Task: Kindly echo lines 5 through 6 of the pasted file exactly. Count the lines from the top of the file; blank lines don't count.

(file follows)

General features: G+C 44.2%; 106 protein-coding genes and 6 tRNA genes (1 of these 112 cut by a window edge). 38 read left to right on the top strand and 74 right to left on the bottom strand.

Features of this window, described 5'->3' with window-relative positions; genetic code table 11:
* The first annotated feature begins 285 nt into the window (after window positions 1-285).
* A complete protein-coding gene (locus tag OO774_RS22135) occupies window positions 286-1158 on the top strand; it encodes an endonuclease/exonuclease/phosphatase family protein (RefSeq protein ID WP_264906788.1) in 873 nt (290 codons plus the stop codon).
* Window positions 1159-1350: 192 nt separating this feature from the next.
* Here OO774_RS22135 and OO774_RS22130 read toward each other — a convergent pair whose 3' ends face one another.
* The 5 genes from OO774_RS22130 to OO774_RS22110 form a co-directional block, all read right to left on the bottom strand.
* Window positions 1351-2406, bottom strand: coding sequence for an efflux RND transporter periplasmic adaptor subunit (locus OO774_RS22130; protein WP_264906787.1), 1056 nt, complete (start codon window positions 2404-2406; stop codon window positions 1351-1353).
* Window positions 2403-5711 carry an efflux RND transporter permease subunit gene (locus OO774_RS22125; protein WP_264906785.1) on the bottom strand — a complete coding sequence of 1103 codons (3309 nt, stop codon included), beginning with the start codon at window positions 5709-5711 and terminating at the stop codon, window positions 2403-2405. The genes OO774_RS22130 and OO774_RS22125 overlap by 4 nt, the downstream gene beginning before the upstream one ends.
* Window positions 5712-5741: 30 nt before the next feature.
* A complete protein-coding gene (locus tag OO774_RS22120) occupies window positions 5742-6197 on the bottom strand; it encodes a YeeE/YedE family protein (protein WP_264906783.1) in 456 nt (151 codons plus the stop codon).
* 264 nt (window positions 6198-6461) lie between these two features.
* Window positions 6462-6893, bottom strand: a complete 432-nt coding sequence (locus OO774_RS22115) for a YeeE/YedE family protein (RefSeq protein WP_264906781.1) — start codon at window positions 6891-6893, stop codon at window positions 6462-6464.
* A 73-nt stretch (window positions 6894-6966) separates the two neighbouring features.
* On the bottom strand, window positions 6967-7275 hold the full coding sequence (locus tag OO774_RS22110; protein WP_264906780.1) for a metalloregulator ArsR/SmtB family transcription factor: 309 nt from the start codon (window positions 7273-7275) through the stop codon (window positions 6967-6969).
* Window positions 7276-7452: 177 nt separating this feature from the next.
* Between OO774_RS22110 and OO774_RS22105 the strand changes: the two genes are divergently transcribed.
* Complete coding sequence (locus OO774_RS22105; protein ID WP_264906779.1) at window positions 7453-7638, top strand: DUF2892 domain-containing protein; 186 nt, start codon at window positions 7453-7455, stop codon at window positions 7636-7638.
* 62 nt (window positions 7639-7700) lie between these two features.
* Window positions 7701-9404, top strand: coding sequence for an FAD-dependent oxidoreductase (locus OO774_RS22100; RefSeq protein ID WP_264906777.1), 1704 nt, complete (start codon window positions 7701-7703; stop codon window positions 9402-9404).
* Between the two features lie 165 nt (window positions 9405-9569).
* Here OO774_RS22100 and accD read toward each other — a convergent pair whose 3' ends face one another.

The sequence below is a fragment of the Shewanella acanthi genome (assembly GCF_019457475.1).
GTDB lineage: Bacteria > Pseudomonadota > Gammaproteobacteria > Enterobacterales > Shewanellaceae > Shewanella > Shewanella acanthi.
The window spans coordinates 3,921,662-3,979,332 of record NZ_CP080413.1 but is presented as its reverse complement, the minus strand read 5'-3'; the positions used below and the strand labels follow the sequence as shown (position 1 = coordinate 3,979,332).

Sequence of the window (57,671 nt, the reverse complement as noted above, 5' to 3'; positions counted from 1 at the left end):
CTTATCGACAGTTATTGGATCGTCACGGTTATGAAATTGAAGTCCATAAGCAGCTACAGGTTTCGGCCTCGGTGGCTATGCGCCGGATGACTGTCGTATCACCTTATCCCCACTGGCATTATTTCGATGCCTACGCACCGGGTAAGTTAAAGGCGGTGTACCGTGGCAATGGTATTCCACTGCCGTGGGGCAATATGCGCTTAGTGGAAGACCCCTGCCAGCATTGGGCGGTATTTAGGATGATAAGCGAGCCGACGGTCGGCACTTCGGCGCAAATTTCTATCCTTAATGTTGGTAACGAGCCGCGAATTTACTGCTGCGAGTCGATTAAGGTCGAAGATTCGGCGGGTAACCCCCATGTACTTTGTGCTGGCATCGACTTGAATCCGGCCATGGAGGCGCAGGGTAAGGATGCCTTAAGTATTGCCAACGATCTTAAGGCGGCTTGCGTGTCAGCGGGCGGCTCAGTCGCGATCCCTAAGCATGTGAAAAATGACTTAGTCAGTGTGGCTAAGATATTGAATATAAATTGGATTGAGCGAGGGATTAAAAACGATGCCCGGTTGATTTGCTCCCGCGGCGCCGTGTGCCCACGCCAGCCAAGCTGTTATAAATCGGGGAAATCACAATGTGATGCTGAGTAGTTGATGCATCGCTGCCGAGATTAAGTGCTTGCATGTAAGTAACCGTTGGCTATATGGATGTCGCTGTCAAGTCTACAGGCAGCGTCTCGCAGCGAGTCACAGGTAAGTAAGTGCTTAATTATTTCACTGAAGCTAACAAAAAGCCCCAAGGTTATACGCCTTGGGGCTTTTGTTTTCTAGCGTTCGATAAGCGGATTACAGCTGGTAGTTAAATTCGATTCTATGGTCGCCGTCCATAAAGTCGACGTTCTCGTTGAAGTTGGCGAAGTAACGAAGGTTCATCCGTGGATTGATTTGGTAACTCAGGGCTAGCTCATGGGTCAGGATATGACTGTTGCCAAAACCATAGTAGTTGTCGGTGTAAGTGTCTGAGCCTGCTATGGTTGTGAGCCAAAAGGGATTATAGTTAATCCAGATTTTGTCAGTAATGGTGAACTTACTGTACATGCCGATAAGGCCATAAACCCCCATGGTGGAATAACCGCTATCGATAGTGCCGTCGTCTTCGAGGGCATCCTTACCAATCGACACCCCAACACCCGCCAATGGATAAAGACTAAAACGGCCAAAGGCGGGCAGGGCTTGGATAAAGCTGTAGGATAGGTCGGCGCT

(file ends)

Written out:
* Window positions 1159-1350: 192 nt separating this feature from the next.
* Here OO774_RS22135 and OO774_RS22130 read toward each other — a convergent pair whose 3' ends face one another.